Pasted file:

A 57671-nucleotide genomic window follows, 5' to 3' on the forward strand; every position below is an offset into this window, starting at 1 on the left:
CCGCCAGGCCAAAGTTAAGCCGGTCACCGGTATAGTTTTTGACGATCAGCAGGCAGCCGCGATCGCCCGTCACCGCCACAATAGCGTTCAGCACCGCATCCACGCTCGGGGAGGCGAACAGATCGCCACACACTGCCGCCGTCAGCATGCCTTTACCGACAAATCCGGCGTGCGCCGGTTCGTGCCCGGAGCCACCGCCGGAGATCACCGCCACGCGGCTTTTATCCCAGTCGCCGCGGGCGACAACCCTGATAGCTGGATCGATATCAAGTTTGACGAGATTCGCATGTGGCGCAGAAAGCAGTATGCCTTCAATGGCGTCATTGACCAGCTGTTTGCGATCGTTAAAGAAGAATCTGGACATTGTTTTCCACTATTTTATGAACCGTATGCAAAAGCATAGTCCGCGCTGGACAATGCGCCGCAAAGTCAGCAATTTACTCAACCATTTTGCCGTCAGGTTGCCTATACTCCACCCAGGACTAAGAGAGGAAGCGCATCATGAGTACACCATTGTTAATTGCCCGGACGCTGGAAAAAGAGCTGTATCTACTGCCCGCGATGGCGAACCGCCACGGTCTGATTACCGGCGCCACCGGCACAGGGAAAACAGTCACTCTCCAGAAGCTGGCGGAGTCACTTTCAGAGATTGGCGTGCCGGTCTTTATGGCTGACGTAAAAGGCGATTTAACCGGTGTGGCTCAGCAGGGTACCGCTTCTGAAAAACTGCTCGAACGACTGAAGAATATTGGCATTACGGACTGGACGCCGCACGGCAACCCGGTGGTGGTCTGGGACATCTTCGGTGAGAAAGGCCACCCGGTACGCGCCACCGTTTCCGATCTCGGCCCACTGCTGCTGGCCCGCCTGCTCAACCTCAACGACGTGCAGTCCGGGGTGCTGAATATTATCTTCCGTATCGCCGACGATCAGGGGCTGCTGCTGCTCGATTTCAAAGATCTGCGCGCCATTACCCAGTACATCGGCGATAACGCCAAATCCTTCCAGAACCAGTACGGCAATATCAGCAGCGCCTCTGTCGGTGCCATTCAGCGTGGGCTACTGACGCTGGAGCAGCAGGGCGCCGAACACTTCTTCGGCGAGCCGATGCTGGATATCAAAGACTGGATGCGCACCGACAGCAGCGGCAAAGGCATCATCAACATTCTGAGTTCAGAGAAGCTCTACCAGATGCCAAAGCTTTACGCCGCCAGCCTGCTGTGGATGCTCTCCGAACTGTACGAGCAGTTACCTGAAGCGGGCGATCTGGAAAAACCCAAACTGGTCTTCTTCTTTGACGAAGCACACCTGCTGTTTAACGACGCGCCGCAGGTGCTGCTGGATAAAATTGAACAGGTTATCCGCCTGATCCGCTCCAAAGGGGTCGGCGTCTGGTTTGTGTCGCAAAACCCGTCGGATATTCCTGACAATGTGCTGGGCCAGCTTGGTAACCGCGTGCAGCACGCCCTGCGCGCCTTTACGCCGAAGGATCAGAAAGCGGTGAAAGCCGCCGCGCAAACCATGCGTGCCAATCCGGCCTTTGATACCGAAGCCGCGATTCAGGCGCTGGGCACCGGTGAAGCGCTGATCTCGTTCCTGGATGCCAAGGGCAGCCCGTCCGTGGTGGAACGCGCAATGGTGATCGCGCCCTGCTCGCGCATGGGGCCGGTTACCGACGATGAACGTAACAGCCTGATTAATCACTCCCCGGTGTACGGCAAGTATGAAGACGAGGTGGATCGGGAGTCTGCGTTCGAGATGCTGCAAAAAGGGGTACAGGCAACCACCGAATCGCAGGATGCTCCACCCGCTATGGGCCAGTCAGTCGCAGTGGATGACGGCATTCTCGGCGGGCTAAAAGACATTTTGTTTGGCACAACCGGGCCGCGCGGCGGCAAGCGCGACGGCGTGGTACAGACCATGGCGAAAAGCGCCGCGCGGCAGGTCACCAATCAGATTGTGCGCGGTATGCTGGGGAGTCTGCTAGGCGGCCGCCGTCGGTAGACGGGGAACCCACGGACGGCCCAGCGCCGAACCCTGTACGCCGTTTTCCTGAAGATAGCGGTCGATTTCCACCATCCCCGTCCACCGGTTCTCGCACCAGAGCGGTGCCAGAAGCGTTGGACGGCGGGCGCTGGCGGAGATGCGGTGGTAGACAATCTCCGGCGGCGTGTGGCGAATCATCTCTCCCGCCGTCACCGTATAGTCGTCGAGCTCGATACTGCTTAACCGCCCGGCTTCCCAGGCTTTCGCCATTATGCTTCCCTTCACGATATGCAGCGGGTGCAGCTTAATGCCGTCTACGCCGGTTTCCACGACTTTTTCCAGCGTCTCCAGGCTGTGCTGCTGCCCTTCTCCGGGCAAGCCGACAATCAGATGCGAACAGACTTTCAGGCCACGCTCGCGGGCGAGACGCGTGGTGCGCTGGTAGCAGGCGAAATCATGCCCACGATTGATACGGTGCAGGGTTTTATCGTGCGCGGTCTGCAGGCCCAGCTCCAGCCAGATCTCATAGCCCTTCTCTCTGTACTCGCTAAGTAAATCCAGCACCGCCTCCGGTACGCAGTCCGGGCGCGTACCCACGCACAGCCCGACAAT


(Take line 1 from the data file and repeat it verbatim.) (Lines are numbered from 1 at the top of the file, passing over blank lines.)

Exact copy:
A 57671-nucleotide genomic window follows, 5' to 3' on the forward strand; every position below is an offset into this window, starting at 1 on the left: